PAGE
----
“I was afraid of how I might jump today,” she said after the long jump. “I didn’t expect that the triple jump would have affected me so much, but this morning, my whole body ached.

“I felt empty after those World records, physically and mentally.

“My best chance was in the first few jumps.” And so it proved. As she had done on Saturday, Lebedeva dominated her opposition from Round One, where she led with 6.89m, and her second-round 6.98 was only threatened when Kotova cleared 6.93 in the penultimate round, to snatch the silver by one centimetre from Sweden’s Carolina Kluft.

Lebedeva’s extraordinary feat of taking two titles in the action-packed weekend was all the more extraordinary simply because of the tremendous highs she had managed in Saturday’s Triple Jump final.

The basic facts of her performance bear repeating: in the first round, with the lead held at 14.62 metres by Francoise Mbango Etone (CMR), the 27-year-old Lebedeva tore down the runway in her usual, pacy manner, and virtually threw herself off the board and out to 15.16 metres, equalling the six-year-old world best of Britain’s Ashia Hansen.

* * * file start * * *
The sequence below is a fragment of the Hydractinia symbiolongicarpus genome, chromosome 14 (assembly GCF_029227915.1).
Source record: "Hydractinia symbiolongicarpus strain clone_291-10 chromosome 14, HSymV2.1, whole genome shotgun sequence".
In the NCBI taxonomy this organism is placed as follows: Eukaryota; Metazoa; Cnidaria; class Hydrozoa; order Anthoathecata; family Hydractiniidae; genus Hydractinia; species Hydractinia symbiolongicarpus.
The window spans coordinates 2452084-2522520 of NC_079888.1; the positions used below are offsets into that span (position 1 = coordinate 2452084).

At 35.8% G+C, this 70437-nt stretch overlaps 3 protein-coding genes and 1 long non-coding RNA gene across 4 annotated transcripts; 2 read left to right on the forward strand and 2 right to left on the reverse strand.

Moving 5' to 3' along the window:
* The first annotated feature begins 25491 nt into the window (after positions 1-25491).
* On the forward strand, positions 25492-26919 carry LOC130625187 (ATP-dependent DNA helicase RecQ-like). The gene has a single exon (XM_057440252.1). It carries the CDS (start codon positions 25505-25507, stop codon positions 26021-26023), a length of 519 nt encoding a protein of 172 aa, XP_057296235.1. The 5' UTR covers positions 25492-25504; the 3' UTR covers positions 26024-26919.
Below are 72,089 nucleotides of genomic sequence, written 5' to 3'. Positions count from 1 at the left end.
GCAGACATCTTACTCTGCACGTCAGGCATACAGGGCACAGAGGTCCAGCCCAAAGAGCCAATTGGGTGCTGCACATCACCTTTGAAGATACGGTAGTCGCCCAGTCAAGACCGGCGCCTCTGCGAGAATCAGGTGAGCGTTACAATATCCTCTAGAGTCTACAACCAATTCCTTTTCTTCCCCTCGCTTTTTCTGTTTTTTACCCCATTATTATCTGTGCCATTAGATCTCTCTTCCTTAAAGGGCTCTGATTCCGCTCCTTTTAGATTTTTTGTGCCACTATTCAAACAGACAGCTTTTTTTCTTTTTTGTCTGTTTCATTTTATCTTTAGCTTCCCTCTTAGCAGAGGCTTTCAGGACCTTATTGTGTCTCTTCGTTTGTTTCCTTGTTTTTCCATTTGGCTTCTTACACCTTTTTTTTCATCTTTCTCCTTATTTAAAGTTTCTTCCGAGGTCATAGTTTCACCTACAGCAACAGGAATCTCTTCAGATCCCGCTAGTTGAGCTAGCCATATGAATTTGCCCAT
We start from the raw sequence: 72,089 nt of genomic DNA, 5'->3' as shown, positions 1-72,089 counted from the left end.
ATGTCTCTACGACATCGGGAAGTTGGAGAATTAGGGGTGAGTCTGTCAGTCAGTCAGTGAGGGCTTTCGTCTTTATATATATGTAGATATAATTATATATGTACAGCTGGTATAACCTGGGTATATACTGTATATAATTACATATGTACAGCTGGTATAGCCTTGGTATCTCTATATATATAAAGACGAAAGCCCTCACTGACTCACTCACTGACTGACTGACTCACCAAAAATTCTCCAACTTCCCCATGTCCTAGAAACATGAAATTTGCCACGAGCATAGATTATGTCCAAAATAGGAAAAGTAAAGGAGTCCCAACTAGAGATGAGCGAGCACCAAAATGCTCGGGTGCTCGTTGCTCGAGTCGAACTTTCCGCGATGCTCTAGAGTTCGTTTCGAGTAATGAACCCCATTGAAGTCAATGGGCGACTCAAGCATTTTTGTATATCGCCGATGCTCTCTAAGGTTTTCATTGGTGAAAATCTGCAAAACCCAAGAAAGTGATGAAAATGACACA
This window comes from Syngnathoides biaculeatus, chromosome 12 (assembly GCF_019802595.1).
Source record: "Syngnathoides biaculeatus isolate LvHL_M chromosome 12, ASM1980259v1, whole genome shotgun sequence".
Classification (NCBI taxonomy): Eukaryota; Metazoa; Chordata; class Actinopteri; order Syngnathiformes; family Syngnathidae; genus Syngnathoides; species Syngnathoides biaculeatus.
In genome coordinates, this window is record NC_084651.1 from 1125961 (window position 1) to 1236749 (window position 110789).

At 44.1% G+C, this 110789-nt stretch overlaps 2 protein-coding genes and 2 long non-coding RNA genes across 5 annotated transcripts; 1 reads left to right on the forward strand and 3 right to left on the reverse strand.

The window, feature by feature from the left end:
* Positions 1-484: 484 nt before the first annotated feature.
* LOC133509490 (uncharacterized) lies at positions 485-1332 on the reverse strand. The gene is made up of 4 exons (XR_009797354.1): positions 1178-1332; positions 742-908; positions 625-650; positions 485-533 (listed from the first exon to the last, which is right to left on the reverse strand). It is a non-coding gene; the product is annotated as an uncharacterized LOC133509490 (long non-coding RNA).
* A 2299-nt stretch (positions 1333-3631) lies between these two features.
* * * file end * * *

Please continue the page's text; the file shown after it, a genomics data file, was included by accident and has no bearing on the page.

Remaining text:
Less than half an hour later, Lebedeva lined up for her second attempt. The capacity 12,000 crowd waited attentively and clapped rhythmically as she set off. This time, the mark in the sand was measured at 15.25 metres, the World record outright, and 50,000 causes for celebration, in the IAAF’s special dollar bonus for such feats.

Perhaps even Lebedeva was feeling the strain by this stage, though, and she passed the next round, prompting some to assume that she would be satisfied with that.

But far from it: after a 15.15-metre effort in the fourth round, the Russian saved her best for last, with 15.36 metres.

For a woman who missed the entire 2002 season when pregnant with her daughter, Anastasiya, this adds further to her already stellar career, which includes the outdoor world title in 2001 and then again in Paris last year.

“I am really happy,” said Lebedeva.

“I am preparing for the Olympics now, and thought 15.20 was not too much. But now I will see what happens in Athens.”

Lebedeva did not feel she had been able to warm-up as well as she would have liked, but on what is proving to be a very fast horizontal jumps runway, she was able to channel her speed and agility over the three phases of the jump to produce the finest series in the relatively brief history of the women’s event.

“It just seemed to get better and better,” she said. “The crowd powered me to this result.”

Steven Downes for the IAAF